Aaron Pratt on enabling publc audiences, students and academics to understand and interpret early books and manuscripts and specialist collections. Aaron also discusses the methods of book history as a discipline and speaks a bit about his own research on English playbooks.
Julia Ftacek tells us about her work on trans literature in the eighteenth century and beyond, including ‘a surprisingly trans-feminine’ Gulliver’s Travels. She emphasises this period as the moment of transition between the idea of gender as having no biological destiny and the rise of scientific rationality and the idea of sexual anatomy dictating gender.
Last month, archaeologist Stephen White of University College London announced the discovery of the Red Lion site, an often-forgotten Elizabethan playhouse that is the earliest we know of. Theatre historian Holger Syme discusses the implications of this discovery, especially the way that archaeological discoveries of the past thirty-five years seem to be cumulatively disproving the idea of the thrust stage.
For more on the earliest years of the London playhouses, see Holger’s theatre history posts on his website, http://www.dispositio.net, as well as the Before Shakespeare project, on the earliest years of the London playhouses, for which Holger is an advisor, BeforeShakespeare.com.
Like so many early modern performances, this film guest stars his very excited dog…
John Heywood played, wrote and worked for Henry Tudor and each of his three legitimate children. Greg Walker has written the first full literary biography of Heywood, and shows us how he engaged directly with the politics of his period. We also hear about Heywood’s later celebrity reputation and the importance of using performance to explore early Tudor plays.
David McInnis and Matt Steggle tell us about their work on the lost plays of Shakespeare’s period, when plays are much more likely to be lost than to survive. They share insights into the wealth of information we have on lost plays and the theatrical culture they were part of.
Happy Canada Day! In celebration, Canada’s finest and wisest queer poetics professor tells us about his new book, Shakespeare and Queer Representation and literature as an art of construction and decoration, an ‘aesthetically-ambitious art made out of words’.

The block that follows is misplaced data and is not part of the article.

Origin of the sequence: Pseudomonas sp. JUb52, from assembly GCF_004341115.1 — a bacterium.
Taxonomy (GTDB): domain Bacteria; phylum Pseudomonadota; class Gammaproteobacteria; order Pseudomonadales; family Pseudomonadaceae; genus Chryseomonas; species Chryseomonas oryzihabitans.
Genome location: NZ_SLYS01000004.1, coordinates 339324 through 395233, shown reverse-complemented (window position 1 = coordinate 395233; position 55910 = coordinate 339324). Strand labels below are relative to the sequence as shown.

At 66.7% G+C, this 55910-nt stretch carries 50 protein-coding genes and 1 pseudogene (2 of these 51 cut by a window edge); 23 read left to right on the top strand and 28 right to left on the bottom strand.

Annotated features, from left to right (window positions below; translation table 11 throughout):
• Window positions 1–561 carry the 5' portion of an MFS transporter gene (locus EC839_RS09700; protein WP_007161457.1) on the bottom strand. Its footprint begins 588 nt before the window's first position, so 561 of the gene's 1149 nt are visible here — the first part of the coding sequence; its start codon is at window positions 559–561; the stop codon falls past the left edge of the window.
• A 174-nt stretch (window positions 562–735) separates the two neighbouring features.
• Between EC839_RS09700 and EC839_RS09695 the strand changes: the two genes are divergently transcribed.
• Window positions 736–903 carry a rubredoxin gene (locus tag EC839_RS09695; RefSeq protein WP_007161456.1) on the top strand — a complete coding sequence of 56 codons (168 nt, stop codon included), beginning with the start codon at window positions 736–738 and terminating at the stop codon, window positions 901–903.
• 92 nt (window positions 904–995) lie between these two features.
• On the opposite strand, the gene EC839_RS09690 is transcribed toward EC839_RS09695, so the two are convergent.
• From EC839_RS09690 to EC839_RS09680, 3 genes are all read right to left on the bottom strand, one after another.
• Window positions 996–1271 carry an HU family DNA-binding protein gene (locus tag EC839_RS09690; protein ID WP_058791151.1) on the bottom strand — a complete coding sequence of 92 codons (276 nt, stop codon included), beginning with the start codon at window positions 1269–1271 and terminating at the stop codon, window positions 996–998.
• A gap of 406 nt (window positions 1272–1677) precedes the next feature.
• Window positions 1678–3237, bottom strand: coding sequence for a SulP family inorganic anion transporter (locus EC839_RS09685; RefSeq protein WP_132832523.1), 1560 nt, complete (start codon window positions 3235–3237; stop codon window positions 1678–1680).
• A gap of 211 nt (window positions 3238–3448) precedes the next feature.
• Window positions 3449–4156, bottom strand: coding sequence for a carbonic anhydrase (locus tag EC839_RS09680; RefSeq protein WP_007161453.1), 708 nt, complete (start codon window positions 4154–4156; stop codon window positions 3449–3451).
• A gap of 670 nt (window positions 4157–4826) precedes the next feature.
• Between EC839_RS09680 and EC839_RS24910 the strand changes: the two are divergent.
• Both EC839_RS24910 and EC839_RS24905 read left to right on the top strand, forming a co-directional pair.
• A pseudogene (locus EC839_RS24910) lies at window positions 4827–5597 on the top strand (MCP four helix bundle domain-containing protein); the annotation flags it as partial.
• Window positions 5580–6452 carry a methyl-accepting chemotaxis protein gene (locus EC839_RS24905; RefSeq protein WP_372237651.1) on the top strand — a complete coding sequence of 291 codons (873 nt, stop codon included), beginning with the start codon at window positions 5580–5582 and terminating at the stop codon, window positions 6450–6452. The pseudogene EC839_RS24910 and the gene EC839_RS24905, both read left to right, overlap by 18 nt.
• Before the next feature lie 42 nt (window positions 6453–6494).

Chris Goode explores theatre as a live art based in community, encounters and conversation, a frame saying “now pay attention to this”. He talks us through his work, especially his online anthology of spoken word, What Words, and asks when, where and why we need language to work really hard as a container for the things we want to say.
Ambereen Dadabhoy tells us about the early modern Mediterranean, the English playhouse and the history of race. We hear about the lack of racial literacy in early modern studies, the way ‘a white way of knowing’ has dominated scholarship, and how to ‘follow the lead of those who have championed racial literacy’.
Callan Davies talks to filmmaker Ellen Evans about truth and storytelling in documentary, collaboration, how we all watch trash on TV and the inevitable “What is Literature?’ question ahead of the launch of the film Motherland. Visit ellen-evans.com for more about Ellen’s work.
The early modernists Derek Dunne, Tom Harrison and Paul Salzman get together from their own places of social isolation to discuss plague and social isolation in Ben Jonson’s early seventeenth-century play, The Alchemist.
Perry Mills discusses Edward’s Boys, a school theatre company specialising in non-Shakespearean early modern drama. He tells us about the company’s rehearsal process, production choices and what it means to work with such unusual and often surprisingly violent and sexual plays.
Sarah Grange tells us about Moll Frith (also known as Mary Frith), an early modern crossdresser, queer and transgender history and performance: ‘how to meet those people who lie outside of the cishet, white male trajectory of progressive history: not the dudes on horses’.
Catherine Richardson tells us about early modern English everyday life, material culture and literature, and the challenges of working between the worlds of literature and history and the worlds of texts and objects.